Two giant telescopes, 130,000 antennas and 200 satellite dishes — construction is officially under way
South African companies set to reap rewards from groundbreaking project
Construction of the world’s largest telescopes has officially begun in South Africa and Australia, with 2028 as the completion date.
The Square Kilometre Array (SKA) project will see an area of about 33,000m² share data from space that the gigantic complex telescopes will collect.
More than 130,000 antennas and 200 satellite dishes will make up the SKA, according to the project’s website.
The networked telescopes will enable astronomers to study space better and faster and to detect signals from objects in the universe’s farthest reaches.
According to the project’s scientists, the SKA-Mid in South Africa will operate with four times the resolution and five times the sensitivity, and will be able to survey the sky 60 times faster than existing telescopes.
Speaking at the ground-breaking ceremony in the Karoo desert, Catherine Cesarsky, chair of the SKA Observatory council, said: “Today, we gather to mark another important chapter in this 30-year journey we’ve been on together. A journey to deliver the world’s largest scientific instrument. After 18 months of intense activities around the world, we are starting construction of the SKA telescopes.”
The SKA will solve the most challenging issues in astrophysics, such as the precision of information shared in space and prompt detection of space-based changes, the viability of life in space, and the history of the universe, among others.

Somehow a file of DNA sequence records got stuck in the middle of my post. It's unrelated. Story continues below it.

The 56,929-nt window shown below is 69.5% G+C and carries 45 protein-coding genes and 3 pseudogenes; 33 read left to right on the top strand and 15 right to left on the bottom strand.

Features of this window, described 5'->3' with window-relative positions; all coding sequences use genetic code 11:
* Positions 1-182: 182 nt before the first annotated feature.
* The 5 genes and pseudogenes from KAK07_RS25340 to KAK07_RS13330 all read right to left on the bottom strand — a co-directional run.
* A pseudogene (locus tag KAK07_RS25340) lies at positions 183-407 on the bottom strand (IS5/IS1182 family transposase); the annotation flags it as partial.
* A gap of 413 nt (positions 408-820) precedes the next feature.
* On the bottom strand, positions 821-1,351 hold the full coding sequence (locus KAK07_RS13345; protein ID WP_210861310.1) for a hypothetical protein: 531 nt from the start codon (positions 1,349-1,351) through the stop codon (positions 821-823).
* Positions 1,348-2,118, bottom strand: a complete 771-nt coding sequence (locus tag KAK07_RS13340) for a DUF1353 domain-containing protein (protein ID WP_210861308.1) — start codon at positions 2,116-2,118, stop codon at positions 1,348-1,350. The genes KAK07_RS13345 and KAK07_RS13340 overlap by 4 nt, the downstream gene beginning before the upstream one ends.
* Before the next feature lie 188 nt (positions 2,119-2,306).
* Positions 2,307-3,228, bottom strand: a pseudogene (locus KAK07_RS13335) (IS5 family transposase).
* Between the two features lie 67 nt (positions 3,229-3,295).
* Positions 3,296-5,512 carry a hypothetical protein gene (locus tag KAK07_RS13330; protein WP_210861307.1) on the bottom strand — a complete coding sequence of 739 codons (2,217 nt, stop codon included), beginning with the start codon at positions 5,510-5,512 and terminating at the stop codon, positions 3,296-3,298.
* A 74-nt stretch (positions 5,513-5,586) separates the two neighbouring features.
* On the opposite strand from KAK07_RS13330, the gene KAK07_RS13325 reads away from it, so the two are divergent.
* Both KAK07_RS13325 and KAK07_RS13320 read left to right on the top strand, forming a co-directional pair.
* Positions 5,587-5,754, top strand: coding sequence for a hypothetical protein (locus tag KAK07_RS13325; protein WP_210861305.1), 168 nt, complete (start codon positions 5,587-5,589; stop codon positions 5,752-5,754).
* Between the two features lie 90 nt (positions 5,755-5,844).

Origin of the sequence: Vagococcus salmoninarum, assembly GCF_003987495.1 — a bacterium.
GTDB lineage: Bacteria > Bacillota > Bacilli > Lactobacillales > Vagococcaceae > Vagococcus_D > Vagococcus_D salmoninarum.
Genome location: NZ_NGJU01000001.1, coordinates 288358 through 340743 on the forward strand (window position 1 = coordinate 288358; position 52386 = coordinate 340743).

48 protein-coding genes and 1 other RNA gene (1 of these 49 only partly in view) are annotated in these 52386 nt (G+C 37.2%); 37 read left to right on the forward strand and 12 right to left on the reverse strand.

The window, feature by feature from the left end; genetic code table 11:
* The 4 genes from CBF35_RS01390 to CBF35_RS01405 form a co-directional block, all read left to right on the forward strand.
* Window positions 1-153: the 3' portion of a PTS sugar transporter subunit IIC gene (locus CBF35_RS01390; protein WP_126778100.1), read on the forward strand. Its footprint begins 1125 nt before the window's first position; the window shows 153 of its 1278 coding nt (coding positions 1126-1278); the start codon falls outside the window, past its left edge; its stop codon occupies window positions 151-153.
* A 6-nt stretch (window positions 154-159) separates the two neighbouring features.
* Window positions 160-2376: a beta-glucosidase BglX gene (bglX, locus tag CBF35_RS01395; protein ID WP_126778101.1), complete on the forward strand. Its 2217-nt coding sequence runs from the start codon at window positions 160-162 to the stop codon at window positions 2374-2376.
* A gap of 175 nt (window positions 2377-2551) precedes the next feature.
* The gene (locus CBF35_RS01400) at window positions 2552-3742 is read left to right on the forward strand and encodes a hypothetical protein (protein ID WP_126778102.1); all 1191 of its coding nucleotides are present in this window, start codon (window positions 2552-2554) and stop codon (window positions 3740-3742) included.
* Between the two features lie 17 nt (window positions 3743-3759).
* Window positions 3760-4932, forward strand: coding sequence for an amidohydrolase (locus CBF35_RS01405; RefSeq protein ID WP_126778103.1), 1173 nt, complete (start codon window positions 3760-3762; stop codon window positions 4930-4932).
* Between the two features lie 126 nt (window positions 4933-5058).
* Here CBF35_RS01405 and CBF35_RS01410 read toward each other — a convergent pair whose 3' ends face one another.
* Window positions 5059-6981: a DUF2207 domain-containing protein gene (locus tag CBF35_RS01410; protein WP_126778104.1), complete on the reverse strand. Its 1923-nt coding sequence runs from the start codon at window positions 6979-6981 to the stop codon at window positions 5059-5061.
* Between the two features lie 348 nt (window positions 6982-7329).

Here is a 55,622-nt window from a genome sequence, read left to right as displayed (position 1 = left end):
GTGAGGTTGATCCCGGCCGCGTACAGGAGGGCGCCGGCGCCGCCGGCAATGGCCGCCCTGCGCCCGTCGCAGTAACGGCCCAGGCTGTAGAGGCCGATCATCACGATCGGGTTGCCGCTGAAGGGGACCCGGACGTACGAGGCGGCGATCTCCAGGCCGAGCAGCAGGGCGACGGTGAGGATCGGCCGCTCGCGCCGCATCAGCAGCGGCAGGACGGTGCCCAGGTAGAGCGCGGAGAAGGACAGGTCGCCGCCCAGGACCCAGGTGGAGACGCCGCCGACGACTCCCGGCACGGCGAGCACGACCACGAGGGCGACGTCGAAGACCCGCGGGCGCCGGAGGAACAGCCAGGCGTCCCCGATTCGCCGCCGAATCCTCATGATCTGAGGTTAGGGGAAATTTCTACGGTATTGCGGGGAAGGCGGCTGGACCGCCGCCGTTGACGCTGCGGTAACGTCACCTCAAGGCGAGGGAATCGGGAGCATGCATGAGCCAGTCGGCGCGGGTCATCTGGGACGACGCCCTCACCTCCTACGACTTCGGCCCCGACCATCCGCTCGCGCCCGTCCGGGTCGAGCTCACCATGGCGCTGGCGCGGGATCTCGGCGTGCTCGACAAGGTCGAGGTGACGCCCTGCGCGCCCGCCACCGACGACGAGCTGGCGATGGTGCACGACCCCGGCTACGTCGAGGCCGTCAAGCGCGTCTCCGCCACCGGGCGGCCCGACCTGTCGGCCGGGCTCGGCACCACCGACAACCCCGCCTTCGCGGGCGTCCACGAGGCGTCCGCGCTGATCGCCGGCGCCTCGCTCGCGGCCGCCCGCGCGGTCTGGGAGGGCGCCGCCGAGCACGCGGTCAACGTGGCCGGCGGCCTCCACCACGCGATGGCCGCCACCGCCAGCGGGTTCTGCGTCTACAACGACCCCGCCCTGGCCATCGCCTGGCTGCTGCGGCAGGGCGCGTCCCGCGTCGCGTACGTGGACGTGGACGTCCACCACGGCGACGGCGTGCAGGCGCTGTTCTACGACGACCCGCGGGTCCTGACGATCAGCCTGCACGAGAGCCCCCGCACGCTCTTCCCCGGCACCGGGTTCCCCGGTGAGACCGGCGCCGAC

Local companies will benefit from construction contracts and local people will find jobs. The financial resources flowing into the country will also uplift the economy of South Africa.Blade Nzimande
The SKA-Mid array in Karoo in the Northern Cape will have nearly 200 dishes, each 15m in diameter.
The SKA Observatory website states that the Karoo “provides the perfect radio quiet backdrop for the mid-frequency array that will form a critical part of the SKA’s ground-breaking continent-wide telescope”.
Beyond the project’s overall benefits, South African companies are set to reap bounties from the project.
The lead infrastructure contractor is required to spend a proportionate amount locally by providing a range of subcontract opportunities to local SMMEs, on employing, training and transferring skills locally and on other community development initiatives.
Blade Nzimade, minister of science and innovation, announced deals amounting to more than $200m (R3.4bn) that will see companies in South Africa contracted to develop and deliver key equipment and materials for the project.
“The South African government welcomes the opportunities that will flow into the country due to the construction activities,” he said.
“Local companies will benefit from construction contracts and local people will find jobs. The financial resources flowing into the country will also uplift the economy of South Africa,” he added.
With key obligations to lead contractors to set aside and allocate R100m ($5.8m) of the total amount to local firms, the project will create regional jobs.
The benefits began flowing after Power Adenco Joint Venture was selected as the successful bidder to build power and fibre roads in Karoo, a project valued at close to R1bn ($58m).
Other South African companies to benefit include VIVO, Zutari, EMCOM and SARAO, which will undertake software development.
Beyond the internal economic wins for South Africa, the structural developments and technical maintenance needs bound to emerge for the next 50 years will drive substantive foreign investment flows to the region, especially in communication and astronomy, according to the SKA Observatory.
While South Africa is the official location for the project in Africa, eight countries in Africa will host components of the telescope, making them part of the project.
Botswana, Ghana, Kenya, Madagascar, Mauritius, Mozambique, Namibia and Zambia will also house radio telescopes that will contribute to the parent advanced radio space array.
South Africa has been hosting the precursors to the now-launched project since 2012 — first as the Karoo Array Telescope and then the MeerKAT telescope since 2018, projects that have already proved immensely successful in fast-tracking accuracy in astrophysics.
— Bird Story Agency
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